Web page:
, Volume 95, Issue 1, pp 127-146

Comparative feeding ecology of shortfin mako, blue and thresher sharks in the California Current

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Abstract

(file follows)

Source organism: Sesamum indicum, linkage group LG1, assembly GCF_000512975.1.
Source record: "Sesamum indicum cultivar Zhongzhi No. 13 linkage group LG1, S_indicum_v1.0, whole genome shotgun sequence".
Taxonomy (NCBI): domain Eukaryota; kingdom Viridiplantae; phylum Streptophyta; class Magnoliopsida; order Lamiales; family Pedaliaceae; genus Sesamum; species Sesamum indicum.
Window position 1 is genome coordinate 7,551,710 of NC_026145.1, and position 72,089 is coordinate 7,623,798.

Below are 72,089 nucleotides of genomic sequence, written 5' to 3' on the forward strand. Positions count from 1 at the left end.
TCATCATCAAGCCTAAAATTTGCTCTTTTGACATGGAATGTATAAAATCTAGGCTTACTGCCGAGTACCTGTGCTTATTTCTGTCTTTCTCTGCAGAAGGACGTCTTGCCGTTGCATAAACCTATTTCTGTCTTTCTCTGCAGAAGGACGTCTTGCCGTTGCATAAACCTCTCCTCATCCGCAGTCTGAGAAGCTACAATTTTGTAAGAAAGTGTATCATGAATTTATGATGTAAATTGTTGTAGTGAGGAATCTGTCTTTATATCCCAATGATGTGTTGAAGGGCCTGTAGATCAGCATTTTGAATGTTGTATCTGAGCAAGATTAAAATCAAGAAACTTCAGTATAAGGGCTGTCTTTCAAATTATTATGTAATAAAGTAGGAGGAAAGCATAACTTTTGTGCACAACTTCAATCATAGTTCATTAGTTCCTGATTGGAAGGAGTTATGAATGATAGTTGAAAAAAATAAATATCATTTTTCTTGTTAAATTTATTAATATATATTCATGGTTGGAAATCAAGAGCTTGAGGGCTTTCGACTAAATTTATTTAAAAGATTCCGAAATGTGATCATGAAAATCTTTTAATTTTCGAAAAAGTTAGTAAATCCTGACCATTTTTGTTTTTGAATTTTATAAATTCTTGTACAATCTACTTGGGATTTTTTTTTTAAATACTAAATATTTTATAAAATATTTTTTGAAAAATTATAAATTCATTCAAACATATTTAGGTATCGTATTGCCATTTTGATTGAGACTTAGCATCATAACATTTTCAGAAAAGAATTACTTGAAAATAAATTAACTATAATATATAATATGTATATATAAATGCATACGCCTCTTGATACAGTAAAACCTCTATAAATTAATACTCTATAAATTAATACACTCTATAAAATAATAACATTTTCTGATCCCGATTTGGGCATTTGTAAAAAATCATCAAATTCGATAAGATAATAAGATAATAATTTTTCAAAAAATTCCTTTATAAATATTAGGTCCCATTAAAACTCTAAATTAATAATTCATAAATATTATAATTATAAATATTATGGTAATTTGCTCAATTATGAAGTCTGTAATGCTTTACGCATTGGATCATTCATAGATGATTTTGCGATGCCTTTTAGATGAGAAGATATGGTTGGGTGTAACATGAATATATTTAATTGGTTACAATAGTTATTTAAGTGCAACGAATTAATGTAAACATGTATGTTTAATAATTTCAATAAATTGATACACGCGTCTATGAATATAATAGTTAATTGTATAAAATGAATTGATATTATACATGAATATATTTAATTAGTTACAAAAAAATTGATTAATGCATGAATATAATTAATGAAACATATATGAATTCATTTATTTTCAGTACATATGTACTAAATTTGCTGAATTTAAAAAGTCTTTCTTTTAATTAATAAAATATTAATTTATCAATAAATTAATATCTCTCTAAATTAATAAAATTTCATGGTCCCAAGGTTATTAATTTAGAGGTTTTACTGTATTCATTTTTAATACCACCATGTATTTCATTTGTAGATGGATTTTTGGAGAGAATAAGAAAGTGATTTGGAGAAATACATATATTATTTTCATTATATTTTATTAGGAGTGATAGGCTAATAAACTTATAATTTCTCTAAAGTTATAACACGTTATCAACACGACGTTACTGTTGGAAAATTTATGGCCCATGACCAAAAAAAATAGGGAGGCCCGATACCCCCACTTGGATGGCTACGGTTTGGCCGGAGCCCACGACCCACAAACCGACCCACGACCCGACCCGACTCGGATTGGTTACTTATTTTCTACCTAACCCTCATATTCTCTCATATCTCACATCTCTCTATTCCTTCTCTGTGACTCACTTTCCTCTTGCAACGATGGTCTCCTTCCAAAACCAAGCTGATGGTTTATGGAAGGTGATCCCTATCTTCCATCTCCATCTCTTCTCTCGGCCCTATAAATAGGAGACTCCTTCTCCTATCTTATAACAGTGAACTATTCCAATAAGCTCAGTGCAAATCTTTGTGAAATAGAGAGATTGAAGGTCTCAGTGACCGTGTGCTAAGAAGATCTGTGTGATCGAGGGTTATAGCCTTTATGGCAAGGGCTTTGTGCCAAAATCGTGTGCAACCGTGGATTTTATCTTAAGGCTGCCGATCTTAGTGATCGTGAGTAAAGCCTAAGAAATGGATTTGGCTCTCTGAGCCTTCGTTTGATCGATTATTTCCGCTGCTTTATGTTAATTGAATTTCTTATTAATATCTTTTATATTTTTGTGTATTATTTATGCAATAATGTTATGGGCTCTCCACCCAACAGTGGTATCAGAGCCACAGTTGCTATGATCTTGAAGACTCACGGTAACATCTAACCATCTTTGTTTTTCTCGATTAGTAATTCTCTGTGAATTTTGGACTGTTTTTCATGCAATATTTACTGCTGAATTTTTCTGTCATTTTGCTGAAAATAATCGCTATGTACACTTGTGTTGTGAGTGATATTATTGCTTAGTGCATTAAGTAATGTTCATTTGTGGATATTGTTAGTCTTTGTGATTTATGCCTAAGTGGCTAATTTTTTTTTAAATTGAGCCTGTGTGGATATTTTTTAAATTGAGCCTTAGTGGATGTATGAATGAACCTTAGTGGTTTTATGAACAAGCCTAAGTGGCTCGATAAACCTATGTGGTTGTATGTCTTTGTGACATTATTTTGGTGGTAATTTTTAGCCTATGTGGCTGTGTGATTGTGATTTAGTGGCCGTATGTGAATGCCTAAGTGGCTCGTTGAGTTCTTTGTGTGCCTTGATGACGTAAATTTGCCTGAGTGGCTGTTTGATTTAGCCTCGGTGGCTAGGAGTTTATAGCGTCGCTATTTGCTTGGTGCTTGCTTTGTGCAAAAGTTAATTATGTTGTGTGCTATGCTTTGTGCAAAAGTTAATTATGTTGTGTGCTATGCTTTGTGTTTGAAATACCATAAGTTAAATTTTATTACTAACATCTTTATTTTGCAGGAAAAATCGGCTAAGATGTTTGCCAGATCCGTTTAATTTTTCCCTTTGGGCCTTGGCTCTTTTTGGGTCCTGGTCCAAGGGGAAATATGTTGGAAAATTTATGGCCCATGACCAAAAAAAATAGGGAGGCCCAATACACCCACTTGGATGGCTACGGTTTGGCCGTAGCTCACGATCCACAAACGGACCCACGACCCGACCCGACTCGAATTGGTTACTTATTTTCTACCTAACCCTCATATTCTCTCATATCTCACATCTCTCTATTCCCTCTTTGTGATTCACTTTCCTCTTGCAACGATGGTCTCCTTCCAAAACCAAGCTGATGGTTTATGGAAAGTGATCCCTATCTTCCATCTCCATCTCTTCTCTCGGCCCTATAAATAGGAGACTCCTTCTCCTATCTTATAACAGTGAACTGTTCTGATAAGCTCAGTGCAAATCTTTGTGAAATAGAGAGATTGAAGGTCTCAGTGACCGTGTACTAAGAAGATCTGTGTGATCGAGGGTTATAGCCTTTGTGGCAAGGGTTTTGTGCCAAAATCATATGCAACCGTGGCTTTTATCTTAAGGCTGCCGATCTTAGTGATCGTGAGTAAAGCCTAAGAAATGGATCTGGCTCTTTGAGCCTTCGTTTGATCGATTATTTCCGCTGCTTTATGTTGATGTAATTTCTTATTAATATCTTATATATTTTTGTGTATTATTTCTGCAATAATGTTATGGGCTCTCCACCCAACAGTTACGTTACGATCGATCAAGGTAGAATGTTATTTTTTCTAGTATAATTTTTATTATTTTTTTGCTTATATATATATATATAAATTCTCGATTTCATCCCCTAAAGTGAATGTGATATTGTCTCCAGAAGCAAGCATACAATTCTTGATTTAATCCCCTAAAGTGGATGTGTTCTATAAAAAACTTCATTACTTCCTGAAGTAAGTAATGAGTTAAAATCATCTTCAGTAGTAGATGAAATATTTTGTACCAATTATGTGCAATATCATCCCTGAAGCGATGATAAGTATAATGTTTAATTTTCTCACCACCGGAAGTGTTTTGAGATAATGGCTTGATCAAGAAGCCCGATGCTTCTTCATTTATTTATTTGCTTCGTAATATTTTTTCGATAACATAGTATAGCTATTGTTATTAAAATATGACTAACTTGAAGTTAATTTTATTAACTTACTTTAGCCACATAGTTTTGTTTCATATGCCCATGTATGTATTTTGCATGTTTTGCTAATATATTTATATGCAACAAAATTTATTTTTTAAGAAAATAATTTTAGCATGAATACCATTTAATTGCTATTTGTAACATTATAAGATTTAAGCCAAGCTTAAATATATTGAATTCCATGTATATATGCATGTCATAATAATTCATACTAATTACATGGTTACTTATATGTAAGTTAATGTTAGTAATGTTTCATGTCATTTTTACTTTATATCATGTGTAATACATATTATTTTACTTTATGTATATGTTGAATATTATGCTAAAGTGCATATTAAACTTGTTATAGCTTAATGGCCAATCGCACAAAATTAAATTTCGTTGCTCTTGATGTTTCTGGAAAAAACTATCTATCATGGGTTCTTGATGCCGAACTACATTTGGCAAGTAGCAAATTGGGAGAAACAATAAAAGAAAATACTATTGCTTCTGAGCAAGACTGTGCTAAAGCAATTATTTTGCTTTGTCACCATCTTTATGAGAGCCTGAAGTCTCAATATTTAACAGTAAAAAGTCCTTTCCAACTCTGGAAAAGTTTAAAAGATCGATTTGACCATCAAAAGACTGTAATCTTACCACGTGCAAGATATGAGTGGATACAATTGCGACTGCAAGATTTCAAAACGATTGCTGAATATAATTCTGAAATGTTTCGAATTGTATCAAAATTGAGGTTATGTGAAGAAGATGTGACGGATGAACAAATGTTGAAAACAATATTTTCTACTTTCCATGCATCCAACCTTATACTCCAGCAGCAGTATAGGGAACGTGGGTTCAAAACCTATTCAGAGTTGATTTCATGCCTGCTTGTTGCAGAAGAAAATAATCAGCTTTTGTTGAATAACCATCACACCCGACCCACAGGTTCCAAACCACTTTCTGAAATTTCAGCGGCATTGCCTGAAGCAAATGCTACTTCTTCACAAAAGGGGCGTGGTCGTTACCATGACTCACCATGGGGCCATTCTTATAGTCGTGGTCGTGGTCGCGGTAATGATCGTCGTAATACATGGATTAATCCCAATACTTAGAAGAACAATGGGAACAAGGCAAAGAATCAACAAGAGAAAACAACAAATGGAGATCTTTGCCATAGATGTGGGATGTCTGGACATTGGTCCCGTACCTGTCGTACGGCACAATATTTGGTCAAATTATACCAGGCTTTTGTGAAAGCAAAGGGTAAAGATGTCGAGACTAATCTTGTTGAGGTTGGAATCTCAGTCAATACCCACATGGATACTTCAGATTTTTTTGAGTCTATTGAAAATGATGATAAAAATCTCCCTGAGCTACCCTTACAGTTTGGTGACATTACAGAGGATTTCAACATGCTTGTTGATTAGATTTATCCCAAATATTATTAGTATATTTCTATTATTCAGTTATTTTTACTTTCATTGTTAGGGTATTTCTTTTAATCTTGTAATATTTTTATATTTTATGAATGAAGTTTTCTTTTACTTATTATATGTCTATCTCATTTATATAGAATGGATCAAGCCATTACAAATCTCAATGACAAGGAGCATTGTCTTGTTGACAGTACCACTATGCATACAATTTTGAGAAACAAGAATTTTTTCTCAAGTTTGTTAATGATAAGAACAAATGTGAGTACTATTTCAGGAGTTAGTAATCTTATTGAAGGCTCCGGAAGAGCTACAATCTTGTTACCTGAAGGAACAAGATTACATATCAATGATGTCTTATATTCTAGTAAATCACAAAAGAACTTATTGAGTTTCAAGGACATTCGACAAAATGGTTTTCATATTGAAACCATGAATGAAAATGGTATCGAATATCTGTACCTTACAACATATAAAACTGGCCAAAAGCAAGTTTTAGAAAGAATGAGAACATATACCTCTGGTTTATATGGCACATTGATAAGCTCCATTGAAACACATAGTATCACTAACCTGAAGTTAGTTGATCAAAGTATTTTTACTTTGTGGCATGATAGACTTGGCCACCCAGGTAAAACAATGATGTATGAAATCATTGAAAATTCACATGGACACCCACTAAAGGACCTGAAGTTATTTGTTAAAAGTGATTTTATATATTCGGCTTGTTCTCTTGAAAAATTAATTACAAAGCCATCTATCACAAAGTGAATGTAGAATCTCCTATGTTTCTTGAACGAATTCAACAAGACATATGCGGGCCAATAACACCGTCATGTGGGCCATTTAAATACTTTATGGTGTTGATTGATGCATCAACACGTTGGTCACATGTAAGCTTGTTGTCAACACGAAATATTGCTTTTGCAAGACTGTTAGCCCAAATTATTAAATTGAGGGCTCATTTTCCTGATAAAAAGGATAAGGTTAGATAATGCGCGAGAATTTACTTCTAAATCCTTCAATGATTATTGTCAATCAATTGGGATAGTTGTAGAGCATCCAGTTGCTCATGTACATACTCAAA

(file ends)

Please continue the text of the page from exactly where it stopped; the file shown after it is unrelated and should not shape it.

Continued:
This study describes the feeding ecology of three pelagic shark species in the California Current: shortfin mako (Isurus oxyrinchus); blue (Prionace glauca); and thresher (Alopias vulpinus) sharks. Stomach contents of sharks collected from 2002 to 2008 were identified to the lowest taxonomic level and analyzed using univariate and multivariate methods. Of 330 mako sharks sampled (53 to 248 cm fork length [FL]), 238 stomachs contained 42 prey taxa, with jumbo squid (Dosidicus gigas) and Pacific saury (Cololabis saira) representing the most important prey based on the geometric index of importance (GII). In addition, 158 blue sharks were sampled (76 to 248 cm FL) and 114 stomachs contained 38 prey taxa, with jumbo and Gonatus spp. squids representing the most important prey. Lastly, 225 thresher sharks were sampled (108 to 228 cm FL) and 157 stomachs contained 18 prey taxa with northern anchovy (Engraulis mordax) and Pacific sardine (Sardinops sagax) identified as the most important prey. Overall, mako sharks had the most diverse diet based upon Simpson’s diversity index (1/D) (8.43 ± 1.16), feeding on many species of teleosts and cephalopods, followed by blue sharks (6.20 ± 2.11) which consumed a wide range of prey (primarily cephalopods), while thresher sharks were most specialized (2.62 ± 0.34), feeding primarily on coastal pelagic teleosts. Dietary overlap was lowest between blue and thresher sharks (Sørensen similarity index = 0.321 and Simplified Morisita Horn index = 0.006), and seasonal variability in diet was greatest for blue sharks (Simplified Morisita Horn index = 0.260, Analysis of Similarity (ANOSIM) p < 0.001). In addition, size class, and subregion were significant factors that affected diet of each species differently (ANOSIM p < 0.001). Despite similarities in life history characteristics and spatial and temporal overlap in habitat, diets of these three common shark species are distinct in the California Current.